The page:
Last week, city officials in Columbia, S.C., approved a plan to remove the homeless population of the city from the downtown area as a means of protecting the Columbia’s growing commerce.
The Emergency Homeless Response, headed by Councilman Cameron Runyan (D), was unanimously approved by the Columbia City Council. Under the plan, police will patrol downtown Columbia and remove all homeless individuals from the area. Should they refuse to leave, they will be subject to arrest. A hotline will be set up to aid the process, so that downtown residents can report the presence of homeless individuals to the police. Police will also more strictly enforce Columbia’s “quality of life” policies, which include bans on public urination and loitering, among others.
As a supplement to the plan, an emergency winter shelter on the outskirts of the city will be opened year round to accommodate the influx of homeless individuals exiled from the city center. However, as the shelter only has 240 beds, it is unlikely to be able to handle the entire homeless population of Columbia, which numbers about 1,518 people.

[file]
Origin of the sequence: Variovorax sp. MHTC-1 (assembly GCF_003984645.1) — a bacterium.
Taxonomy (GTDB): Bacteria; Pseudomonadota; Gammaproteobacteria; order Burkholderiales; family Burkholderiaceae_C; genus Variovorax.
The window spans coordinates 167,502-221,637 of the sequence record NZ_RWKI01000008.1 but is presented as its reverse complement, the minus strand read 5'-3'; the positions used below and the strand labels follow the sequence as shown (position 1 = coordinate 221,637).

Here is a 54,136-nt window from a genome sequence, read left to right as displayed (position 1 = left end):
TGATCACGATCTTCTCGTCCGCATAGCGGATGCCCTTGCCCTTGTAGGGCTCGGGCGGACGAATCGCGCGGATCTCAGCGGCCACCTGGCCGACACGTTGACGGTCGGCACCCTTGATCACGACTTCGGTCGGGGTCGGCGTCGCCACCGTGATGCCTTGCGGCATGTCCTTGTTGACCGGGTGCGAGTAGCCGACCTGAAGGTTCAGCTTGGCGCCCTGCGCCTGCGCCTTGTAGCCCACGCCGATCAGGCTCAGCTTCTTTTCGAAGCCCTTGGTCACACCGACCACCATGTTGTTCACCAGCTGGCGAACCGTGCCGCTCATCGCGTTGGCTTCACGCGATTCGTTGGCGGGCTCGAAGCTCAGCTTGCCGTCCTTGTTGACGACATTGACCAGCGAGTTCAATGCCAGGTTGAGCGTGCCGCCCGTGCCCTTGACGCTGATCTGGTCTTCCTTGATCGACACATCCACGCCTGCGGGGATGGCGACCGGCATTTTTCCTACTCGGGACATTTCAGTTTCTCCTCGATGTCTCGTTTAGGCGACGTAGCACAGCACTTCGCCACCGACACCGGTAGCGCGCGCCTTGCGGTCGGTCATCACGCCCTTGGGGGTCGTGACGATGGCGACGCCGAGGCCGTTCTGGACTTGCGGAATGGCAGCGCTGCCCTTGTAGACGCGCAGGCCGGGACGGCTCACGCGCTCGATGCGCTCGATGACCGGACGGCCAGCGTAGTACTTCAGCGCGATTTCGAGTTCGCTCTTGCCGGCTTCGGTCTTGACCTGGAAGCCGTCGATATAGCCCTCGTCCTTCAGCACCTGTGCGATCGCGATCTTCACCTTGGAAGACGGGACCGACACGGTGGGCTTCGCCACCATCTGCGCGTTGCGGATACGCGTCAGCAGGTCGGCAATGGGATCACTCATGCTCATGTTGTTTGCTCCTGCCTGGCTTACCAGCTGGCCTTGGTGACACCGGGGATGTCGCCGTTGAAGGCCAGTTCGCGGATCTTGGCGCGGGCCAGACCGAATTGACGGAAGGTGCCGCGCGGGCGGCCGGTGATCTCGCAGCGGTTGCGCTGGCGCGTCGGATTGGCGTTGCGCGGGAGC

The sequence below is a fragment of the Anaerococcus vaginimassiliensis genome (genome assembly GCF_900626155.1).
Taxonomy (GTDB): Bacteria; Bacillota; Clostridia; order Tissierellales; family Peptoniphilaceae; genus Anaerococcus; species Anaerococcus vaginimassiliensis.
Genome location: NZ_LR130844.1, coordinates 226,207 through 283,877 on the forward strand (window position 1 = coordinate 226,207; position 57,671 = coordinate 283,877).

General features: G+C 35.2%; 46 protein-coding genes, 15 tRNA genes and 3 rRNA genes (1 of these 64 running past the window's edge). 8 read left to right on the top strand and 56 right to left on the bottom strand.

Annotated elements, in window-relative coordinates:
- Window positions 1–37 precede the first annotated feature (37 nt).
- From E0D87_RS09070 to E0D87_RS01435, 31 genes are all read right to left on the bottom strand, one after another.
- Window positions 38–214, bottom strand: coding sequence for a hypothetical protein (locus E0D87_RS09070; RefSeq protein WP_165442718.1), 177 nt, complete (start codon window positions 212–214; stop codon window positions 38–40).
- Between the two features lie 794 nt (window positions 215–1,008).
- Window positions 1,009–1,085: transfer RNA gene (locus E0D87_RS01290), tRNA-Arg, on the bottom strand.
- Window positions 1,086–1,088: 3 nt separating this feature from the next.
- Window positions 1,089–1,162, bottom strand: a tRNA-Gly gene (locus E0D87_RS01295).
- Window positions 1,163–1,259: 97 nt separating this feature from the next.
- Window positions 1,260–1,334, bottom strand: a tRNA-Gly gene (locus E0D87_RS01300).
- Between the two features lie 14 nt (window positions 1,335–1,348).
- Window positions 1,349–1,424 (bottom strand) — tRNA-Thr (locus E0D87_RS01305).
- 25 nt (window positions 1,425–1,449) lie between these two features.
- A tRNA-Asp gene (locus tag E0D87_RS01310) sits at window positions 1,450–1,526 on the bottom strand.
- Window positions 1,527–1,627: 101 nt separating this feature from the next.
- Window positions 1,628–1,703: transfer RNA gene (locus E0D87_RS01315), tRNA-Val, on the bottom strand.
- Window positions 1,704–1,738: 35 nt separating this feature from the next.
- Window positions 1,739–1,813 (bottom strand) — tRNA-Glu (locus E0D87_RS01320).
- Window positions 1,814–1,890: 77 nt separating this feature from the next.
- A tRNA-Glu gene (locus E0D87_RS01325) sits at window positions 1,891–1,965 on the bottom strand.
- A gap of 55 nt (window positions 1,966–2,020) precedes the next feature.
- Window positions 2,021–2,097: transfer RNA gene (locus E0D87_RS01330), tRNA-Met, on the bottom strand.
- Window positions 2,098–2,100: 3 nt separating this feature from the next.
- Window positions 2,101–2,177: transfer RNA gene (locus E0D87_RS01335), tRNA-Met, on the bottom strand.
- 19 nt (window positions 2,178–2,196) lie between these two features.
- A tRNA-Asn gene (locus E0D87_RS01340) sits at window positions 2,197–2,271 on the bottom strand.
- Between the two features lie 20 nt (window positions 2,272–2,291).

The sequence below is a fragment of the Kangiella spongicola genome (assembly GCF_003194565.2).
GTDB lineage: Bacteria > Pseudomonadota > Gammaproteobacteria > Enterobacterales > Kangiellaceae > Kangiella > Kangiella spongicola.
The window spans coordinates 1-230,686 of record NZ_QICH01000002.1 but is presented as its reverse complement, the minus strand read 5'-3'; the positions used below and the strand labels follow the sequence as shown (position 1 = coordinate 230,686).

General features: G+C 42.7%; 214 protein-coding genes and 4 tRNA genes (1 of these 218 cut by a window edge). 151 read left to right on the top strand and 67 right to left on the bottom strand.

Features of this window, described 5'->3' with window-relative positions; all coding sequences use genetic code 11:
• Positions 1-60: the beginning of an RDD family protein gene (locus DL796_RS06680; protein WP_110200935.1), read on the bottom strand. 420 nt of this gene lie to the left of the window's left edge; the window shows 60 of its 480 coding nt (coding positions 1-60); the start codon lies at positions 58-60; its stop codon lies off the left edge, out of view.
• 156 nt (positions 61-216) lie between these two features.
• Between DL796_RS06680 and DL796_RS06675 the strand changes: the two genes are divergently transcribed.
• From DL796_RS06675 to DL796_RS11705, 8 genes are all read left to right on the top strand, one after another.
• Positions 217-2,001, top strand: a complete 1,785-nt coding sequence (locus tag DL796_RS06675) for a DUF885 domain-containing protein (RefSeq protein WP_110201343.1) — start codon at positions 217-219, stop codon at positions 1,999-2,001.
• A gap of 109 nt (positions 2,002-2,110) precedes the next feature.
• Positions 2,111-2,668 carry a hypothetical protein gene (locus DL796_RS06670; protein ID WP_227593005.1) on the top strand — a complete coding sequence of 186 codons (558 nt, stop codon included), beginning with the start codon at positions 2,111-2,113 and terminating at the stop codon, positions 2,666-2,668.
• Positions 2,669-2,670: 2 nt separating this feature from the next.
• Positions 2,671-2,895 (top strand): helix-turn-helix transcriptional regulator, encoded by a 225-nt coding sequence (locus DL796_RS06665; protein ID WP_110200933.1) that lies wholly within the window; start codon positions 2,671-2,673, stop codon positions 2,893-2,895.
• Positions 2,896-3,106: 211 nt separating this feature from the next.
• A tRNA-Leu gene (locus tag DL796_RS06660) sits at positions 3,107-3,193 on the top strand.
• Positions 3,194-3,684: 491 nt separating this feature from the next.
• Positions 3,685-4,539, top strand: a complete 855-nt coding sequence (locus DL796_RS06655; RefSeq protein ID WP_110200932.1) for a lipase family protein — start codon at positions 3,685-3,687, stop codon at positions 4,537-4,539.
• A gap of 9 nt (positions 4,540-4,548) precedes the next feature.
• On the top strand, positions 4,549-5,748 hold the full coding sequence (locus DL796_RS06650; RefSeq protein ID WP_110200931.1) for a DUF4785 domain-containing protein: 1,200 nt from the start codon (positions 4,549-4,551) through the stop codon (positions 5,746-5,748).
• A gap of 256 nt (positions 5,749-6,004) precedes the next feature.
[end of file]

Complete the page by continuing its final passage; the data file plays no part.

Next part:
In addition, while homeless individuals will be allowed to stay at the shelter, they will not be permitted to leave unless a prior appointment is made for a shuttle service to take them off the premises. A police officer will be stationed at the shelter to ensure that the shelter’s residents do not venture back downtown.
The plan has been met with criticism from homeless advocates who argue that it violates rights to equal treatment under the law and freedom of assembly. The South Carolina ACLU is among those groups that are investigating the plan.
“The underlying design is that they want the homeless not to be visible in downtown Columbia,” said Susan Dunn, legal director of the South Carolina ACLU. “You can shuttle them somewhere or you can go to jail. That is, in fact, an abuse of power.”
Since the plan was approved, it has also met resistance from the city’s police department. Interim Police Chief Ruben Santiago has said that his department does not have the manpower to transport homeless individuals to the shelter, and that officers are unable to charge homeless people with nuisance offenses if they choose not to go to the shelter. City manager Teresa Wilson also argued against the plan, saying that no agreements were made to transfer police officers to enforce the new laws.